In the Spring of 2012 I had another request to use Robert’s name, this time from Michigan, and the requestor was a young woman, Becca Hollandsworth, who had been befriended by an ally from the “early days.”  Roger Winthrop is the quintessential activist, a man who has devoted his life to various causes, one of which has been med-pot.   He and Robert were great co-conspirators.  They would talk for hours on the phone (before the age of “unlimited minutes”) and write long letters filled with tactics and strategies.  I trusted Roger and he trusted Becca.  Permission was granted.

Throughout the summer I would hear from Roger or Becca with updates.  A “gala opening” was being planned and would I come?  I agreed.  I was never quite sure that either Roger or Becca heard my protests that I “was no longer involved in the movement.”  I told them I would come to Lansing to help preserve the memory of Robert and his legacy.  “Will you be available to lobby in the Capitol?”  Hmmm, sounds suspiciously like “involvement.”  But I pressed on.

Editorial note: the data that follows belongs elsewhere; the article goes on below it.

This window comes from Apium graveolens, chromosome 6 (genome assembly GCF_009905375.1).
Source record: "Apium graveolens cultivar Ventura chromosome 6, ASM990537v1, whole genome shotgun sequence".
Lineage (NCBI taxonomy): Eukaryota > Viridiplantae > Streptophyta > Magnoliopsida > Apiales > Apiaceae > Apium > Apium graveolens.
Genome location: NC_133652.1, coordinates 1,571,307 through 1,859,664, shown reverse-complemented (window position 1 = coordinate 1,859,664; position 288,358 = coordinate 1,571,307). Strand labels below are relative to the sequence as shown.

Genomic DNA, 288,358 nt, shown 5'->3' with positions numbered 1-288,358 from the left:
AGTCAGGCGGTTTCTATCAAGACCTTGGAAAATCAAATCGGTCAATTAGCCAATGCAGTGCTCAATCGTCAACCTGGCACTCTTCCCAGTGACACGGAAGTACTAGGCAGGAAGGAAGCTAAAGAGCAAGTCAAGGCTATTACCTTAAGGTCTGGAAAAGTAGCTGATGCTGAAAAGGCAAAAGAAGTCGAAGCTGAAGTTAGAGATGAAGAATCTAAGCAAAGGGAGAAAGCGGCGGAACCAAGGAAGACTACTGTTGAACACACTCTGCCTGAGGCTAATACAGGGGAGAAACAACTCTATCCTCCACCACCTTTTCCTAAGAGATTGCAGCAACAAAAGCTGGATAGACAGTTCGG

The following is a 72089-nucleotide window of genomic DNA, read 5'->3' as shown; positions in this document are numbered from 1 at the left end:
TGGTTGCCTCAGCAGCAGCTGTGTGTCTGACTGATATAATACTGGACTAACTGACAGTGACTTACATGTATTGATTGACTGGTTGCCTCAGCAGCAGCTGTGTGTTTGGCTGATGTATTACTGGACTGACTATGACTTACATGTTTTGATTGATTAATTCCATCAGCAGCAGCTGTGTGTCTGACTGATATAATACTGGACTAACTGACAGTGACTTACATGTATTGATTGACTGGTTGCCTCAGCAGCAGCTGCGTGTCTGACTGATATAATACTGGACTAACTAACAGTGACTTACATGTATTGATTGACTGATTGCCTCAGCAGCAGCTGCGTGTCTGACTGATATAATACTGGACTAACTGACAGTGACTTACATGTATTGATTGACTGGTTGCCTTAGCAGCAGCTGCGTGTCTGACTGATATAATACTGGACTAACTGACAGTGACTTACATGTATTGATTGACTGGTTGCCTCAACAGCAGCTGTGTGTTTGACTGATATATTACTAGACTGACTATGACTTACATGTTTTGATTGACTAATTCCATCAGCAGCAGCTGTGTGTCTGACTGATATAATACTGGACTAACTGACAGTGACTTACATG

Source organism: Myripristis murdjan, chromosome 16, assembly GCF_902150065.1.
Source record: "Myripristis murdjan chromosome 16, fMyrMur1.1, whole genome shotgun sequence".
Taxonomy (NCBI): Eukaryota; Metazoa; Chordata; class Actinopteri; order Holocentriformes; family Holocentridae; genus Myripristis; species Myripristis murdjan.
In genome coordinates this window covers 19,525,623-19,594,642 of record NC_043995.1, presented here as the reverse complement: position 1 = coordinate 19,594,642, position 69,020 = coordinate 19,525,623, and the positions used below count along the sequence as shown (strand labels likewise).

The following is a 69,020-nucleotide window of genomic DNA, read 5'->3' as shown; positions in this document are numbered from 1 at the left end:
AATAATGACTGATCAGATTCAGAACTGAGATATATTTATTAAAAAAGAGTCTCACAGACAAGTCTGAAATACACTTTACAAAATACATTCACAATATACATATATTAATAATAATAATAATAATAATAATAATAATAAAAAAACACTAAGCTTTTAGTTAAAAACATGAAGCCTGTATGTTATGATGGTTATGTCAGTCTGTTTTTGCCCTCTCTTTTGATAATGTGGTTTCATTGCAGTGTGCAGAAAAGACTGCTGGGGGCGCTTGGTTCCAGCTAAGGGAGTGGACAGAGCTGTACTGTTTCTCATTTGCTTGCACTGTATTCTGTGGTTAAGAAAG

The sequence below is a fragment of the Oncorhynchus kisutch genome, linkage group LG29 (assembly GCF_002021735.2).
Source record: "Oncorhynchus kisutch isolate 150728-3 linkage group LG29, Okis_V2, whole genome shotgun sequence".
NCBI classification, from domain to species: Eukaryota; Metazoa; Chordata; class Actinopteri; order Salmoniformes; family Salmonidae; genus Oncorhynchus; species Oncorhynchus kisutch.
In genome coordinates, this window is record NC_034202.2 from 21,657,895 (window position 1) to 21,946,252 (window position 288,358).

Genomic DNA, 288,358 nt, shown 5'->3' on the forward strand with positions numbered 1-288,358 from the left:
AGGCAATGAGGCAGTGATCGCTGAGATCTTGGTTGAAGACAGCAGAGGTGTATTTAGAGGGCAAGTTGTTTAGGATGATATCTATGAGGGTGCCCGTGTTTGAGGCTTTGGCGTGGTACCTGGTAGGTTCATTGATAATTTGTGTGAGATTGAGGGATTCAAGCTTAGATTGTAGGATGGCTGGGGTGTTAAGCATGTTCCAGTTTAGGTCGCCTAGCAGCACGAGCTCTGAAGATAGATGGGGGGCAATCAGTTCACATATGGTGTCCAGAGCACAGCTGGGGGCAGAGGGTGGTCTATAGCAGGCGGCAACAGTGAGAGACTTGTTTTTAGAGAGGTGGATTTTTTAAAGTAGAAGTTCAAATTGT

Before I knew it the event had taken on a life of its own.  On the RCR Memorial Wellness Center Facebook page the following was posted:

“GRASS ROOTS REUNION events in Lansing MI … once-in-lifetime opportunity to meet & speak with pioneers of medpot ‘movement’ …. they’ve not been together in decades, unlikely to ever do it again. Lansing’s Eastside is most unlikely place for such event ~ not envisioned, just came together w/ support of handful of Michiganders who recognize values & wish to ‘connect’ w/ authentic Tradition in name & honor of Bob & Alice.  We are so fortunate to have earned this opportunity.”